Steam No Longer Ugly Thanks To High DPI Support Update

Steam finally took off its glasses and let its hair down. Now I want to ask it out to the prom.


For Steam and the folks over at Valve, the wheels of progress have been known to move at a speed similar to that of a sloth. PC gamers began graduating to high-resolution displays many years ago, but the Steam application for Windows failed to accommodate those users. Dots per inch (DPI) is a measurement of spatial dot density for a display. The higher the DPI, the more individual pixels a monitor will have in the span of an inch. High DPI displays allow for increased visual quality, but require software support to make proper use of the additional resolution. After years of begging from the community, Valve has included High DPI support in a new update to the Steam client for Windows.

Anyone using 1440p or 4K monitors may have had need to increase the DPI scaling factor to make text and other objects easier to read. Most applications with proper DPI scaling support can accommodate this change and will remain visually sharp and appealing to the eye. For years, Steam did not support this scaling and would look very rough on displays with very high resolutions. The image below shows what the Steam client looked like on high-resolution display before this update.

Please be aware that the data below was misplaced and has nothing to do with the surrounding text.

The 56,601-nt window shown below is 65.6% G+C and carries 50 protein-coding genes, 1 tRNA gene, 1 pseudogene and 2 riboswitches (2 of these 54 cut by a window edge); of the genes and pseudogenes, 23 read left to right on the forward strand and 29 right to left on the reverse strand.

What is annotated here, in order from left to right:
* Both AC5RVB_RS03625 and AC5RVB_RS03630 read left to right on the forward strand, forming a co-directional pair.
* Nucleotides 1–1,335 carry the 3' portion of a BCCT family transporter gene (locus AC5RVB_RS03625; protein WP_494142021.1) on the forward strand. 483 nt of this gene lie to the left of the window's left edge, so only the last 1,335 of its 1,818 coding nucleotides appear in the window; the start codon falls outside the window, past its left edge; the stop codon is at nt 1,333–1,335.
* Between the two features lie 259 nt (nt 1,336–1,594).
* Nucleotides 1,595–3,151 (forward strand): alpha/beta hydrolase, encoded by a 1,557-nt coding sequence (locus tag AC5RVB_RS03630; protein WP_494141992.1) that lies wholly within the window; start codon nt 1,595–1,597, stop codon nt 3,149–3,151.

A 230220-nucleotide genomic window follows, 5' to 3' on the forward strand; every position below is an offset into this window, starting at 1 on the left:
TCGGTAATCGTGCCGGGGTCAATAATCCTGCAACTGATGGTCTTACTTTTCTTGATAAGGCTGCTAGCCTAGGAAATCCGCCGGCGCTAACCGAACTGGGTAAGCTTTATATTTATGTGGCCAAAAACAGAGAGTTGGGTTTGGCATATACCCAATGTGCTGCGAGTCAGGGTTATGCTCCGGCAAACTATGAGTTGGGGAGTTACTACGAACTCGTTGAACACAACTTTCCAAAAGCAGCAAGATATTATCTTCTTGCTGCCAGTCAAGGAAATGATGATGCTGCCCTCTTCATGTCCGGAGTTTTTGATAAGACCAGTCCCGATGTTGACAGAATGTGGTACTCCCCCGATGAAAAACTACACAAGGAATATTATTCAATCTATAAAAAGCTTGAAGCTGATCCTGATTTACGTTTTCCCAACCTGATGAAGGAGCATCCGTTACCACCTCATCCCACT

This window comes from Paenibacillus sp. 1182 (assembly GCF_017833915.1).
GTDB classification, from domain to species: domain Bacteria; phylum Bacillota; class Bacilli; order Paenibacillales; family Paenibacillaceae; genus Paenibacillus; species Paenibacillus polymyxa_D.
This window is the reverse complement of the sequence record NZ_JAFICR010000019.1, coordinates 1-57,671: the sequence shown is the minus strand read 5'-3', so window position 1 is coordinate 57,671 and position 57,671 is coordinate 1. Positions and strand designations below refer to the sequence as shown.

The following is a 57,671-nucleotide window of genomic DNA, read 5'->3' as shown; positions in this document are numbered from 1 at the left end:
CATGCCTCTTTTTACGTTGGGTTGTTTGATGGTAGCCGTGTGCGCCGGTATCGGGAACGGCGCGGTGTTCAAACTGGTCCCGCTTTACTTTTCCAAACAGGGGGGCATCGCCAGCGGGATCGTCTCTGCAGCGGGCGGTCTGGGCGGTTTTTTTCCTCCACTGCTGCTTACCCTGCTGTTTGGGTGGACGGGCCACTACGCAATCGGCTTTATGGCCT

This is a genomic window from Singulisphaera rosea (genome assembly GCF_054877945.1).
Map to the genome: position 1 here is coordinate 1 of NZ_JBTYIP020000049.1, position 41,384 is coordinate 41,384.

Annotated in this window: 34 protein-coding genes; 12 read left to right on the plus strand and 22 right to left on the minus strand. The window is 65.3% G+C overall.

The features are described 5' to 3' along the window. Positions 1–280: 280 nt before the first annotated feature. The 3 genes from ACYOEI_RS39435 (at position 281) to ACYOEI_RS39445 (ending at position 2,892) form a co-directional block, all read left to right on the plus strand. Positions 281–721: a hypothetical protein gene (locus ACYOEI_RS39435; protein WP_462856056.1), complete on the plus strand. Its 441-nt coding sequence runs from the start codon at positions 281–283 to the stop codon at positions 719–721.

What had become an annoyance for high resolution users has now been alleviated and Steam joins other applications in the 21st century. The March 21 Steam client update also includes fixes for scaling on Linux desktops and enhanced PS4 controller support. The full patch notes notes are available on the Steam news feed.

Contributing Tech Editor

Chris Jarrard likes playing games, crankin' tunes, and looking for fights on obscure online message boards. He understands that breakfast food is the only true food. Don't @ him.

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